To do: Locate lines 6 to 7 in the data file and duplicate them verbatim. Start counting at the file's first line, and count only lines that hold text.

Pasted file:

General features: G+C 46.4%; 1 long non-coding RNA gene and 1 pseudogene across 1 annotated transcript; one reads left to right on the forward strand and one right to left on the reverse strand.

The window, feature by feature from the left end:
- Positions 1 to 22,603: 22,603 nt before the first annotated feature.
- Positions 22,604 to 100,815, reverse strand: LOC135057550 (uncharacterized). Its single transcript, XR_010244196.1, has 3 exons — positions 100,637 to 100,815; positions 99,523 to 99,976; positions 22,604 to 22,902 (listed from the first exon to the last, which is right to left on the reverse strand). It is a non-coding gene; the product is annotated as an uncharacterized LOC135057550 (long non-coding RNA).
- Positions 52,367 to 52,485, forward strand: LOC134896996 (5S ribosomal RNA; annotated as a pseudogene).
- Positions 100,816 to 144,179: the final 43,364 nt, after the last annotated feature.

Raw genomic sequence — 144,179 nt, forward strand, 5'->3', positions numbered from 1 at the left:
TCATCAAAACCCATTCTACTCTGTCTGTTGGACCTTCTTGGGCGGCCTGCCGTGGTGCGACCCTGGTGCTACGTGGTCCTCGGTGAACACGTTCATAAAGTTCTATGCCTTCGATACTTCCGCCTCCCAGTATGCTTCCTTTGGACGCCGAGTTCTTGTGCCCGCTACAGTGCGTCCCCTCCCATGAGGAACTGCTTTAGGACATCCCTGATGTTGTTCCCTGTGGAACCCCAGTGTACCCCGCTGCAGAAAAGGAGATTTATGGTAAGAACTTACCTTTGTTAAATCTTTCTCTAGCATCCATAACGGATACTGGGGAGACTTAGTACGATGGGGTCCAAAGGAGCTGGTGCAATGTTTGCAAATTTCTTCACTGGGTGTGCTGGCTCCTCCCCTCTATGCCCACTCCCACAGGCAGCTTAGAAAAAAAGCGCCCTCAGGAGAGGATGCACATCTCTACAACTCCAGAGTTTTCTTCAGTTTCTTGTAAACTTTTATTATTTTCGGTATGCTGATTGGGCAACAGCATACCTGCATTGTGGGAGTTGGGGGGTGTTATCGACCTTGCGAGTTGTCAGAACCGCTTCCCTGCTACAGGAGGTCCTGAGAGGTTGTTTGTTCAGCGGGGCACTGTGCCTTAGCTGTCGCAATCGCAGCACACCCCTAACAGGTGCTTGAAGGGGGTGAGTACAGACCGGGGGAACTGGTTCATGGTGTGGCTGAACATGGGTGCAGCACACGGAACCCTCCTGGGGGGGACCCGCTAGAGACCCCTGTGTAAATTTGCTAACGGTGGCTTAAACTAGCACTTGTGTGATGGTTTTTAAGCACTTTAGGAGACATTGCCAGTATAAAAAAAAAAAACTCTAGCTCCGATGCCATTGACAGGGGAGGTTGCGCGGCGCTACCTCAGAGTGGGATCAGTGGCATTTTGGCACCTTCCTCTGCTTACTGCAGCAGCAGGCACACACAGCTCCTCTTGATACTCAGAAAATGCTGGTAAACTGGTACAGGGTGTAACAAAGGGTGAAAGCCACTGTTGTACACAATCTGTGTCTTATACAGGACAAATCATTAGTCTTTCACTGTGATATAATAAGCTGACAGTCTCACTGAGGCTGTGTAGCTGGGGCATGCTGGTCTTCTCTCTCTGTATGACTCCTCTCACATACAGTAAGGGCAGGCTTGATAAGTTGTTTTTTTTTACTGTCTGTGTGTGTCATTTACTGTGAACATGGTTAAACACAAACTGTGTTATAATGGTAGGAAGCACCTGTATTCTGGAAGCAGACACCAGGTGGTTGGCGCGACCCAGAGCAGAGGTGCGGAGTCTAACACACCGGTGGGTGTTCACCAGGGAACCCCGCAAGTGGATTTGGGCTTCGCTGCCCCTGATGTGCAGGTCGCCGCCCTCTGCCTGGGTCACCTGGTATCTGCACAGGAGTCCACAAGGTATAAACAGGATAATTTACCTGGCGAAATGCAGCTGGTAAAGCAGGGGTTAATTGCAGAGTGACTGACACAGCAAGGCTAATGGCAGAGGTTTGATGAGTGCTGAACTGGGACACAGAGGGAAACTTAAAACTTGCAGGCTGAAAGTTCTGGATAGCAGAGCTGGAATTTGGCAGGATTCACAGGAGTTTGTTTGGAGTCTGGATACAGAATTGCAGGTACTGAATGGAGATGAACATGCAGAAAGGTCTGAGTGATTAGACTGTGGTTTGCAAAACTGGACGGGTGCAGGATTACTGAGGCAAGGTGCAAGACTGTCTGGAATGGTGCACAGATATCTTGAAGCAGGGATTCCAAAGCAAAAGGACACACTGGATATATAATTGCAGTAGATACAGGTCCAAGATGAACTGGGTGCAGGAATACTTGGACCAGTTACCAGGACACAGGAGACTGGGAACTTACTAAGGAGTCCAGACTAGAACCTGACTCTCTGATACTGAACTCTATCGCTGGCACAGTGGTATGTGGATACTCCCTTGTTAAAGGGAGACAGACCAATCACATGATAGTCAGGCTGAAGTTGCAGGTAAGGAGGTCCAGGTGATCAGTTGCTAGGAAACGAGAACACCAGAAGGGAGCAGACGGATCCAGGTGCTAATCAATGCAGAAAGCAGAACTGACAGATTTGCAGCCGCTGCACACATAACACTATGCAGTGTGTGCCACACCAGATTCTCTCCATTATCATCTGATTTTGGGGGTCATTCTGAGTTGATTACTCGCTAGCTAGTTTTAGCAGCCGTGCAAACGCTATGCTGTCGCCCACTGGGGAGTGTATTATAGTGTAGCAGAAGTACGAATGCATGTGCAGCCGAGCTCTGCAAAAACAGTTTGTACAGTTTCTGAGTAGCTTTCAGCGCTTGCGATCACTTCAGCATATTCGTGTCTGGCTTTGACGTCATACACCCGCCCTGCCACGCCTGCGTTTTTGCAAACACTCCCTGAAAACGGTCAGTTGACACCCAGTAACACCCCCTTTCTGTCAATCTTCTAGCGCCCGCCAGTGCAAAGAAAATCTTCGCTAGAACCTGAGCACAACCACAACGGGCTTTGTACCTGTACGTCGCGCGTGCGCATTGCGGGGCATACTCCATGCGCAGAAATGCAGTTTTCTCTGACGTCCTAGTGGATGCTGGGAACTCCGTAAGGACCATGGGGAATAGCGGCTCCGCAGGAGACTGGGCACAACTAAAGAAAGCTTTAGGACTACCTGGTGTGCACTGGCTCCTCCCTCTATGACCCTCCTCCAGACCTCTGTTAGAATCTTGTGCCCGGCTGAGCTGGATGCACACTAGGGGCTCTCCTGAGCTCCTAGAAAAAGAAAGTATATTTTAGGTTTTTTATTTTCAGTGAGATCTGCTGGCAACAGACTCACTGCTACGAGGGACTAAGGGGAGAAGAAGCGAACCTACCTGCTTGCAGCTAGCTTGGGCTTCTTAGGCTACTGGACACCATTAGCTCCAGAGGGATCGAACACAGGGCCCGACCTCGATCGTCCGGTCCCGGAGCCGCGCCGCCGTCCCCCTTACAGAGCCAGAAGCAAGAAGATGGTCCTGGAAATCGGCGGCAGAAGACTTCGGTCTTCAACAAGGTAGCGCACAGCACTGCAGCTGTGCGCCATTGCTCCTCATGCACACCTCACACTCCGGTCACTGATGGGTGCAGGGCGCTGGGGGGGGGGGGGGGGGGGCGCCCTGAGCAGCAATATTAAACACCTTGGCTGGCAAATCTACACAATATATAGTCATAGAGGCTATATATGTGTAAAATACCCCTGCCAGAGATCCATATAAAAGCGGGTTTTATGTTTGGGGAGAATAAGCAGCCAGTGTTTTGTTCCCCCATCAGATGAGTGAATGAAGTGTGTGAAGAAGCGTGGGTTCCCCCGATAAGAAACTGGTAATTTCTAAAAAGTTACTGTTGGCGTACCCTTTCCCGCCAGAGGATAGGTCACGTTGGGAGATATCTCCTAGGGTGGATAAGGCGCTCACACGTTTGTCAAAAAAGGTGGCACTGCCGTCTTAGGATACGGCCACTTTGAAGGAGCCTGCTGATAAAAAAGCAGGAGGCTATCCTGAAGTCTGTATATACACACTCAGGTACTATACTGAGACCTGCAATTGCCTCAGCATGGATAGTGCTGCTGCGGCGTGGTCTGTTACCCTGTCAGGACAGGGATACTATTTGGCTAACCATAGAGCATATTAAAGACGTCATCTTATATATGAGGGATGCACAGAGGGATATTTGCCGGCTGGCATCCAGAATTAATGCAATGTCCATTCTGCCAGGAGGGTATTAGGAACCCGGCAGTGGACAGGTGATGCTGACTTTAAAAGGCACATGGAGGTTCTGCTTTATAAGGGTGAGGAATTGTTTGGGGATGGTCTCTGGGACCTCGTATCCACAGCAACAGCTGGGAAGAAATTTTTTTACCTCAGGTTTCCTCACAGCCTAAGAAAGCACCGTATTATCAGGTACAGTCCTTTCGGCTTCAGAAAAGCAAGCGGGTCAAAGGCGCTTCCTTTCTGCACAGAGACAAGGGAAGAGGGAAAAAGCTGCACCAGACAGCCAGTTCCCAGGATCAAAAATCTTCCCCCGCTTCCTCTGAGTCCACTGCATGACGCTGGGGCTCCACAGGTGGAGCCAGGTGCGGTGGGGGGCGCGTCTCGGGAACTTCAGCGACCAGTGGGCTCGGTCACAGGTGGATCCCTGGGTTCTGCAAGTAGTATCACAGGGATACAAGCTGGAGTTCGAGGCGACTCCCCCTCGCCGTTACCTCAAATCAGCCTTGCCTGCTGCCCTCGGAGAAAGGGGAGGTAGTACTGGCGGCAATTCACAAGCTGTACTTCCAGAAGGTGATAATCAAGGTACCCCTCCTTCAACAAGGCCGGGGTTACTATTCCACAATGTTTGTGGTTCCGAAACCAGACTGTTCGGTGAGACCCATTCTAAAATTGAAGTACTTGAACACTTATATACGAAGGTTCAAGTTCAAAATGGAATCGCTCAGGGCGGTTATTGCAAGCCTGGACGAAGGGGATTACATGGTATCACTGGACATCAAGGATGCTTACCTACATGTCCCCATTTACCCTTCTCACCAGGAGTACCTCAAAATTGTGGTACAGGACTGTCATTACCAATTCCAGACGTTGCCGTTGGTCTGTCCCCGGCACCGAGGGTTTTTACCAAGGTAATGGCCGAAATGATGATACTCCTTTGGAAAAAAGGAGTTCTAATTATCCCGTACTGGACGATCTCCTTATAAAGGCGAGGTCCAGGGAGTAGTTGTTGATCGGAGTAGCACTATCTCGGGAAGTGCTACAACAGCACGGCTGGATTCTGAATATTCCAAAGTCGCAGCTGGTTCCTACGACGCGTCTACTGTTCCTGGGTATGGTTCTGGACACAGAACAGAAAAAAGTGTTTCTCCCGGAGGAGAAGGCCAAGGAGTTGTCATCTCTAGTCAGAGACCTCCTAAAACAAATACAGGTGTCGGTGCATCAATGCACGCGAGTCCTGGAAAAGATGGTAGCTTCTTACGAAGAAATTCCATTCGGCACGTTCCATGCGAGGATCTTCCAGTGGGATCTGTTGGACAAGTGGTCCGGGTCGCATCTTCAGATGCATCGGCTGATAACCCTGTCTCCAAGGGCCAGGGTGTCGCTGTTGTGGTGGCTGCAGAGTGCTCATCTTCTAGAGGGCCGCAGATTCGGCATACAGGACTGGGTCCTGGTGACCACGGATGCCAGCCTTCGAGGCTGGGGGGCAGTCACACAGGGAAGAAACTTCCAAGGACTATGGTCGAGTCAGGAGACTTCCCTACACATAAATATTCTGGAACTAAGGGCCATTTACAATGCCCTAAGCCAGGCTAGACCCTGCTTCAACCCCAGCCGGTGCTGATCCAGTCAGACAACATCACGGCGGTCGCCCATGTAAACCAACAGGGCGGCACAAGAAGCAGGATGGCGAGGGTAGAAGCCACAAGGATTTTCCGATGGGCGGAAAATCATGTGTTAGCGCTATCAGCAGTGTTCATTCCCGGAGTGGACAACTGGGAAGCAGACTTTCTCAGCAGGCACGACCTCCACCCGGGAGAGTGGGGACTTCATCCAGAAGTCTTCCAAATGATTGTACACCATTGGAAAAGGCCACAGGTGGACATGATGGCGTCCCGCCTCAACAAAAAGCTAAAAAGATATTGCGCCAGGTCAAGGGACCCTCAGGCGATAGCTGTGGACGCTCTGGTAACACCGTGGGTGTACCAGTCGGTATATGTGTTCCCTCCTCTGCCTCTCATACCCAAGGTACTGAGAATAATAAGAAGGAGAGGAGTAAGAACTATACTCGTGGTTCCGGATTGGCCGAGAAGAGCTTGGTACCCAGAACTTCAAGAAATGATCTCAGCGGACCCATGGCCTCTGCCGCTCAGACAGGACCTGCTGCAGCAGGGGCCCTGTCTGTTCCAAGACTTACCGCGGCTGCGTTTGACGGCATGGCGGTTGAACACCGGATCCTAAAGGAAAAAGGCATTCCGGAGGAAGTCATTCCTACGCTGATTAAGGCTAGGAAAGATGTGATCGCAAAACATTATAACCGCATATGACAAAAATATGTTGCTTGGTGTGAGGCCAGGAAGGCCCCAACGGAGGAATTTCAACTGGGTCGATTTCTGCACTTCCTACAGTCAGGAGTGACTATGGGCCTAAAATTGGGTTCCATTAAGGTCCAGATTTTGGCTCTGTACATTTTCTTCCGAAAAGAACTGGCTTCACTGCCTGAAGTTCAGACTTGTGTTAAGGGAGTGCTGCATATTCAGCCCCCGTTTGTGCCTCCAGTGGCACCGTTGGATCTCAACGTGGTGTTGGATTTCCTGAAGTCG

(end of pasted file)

- Positions 100,816 to 144,179: the final 43,364 nt, after the last annotated feature.

Raw genomic sequence — 144,179 nt, forward strand, 5'->3', positions numbered from 1 at the left: